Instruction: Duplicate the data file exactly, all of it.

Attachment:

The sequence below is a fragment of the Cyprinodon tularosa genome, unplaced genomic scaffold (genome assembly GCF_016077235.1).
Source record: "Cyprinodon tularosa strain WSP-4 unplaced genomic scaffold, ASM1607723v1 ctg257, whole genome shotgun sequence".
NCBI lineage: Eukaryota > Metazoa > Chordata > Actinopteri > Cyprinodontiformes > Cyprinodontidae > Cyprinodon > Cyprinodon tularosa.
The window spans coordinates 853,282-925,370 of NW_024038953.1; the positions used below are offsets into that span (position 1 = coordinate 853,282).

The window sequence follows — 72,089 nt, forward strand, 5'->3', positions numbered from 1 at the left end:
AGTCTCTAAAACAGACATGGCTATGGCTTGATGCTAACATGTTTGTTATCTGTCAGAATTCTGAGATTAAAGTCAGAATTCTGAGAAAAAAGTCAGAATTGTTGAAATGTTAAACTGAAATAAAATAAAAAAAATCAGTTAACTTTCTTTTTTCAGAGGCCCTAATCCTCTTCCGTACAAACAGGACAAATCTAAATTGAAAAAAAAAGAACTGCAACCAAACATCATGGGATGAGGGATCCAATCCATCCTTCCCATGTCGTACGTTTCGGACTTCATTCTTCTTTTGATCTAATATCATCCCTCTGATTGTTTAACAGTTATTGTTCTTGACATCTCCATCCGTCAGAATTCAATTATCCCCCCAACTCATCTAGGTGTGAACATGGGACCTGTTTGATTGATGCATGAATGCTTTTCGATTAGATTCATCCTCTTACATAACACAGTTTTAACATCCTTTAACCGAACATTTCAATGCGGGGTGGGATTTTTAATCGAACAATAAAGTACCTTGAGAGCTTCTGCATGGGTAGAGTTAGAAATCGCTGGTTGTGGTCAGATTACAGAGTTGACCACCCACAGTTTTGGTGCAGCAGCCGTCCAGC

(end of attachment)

The sequence below is a fragment of the Cyprinodon tularosa genome, unplaced genomic scaffold (genome assembly GCF_016077235.1).
Source record: "Cyprinodon tularosa strain WSP-4 unplaced genomic scaffold, ASM1607723v1 ctg257, whole genome shotgun sequence".
NCBI lineage: Eukaryota > Metazoa > Chordata > Actinopteri > Cyprinodontiformes > Cyprinodontidae > Cyprinodon > Cyprinodon tularosa.
The window spans coordinates 853,282-925,370 of NW_024038953.1; the positions used below are offsets into that span (position 1 = coordinate 853,282).

The window sequence follows — 72,089 nt, forward strand, 5'->3', positions numbered from 1 at the left end:
AGTCTCTAAAACAGACATGGCTATGGCTTGATGCTAACATGTTTGTTATCTGTCAGAATTCTGAGATTAAAGTCAGAATTCTGAGAAAAAAGTCAGAATTGTTGAAATGTTAAACTGAAATAAAATAAAAAAAATCAGTTAACTTTCTTTTTTCAGAGGCCCTAATCCTCTTCCGTACAAACAGGACAAATCTAAATTGAAAAAAAAAGAACTGCAACCAAACATCATGGGATGAGGGATCCAATCCATCCTTCCCATGTCGTACGTTTCGGACTTCATTCTTCTTTTGATCTAATATCATCCCTCTGATTGTTTAACAGTTATTGTTCTTGACATCTCCATCCGTCAGAATTCAATTATCCCCCCAACTCATCTAGGTGTGAACATGGGACCTGTTTGATTGATGCATGAATGCTTTTCGATTAGATTCATCCTCTTACATAACACAGTTTTAACATCCTTTAACCGAACATTTCAATGCGGGGTGGGATTTTTAATCGAACAATAAAGTACCTTGAGAGCTTCTGCATGGGTAGAGTTAGAAATCGCTGGTTGTGGTCAGATTACAGAGTTGACCACCCACAGTTTTGGTGCAGCAGCCGTCCAGC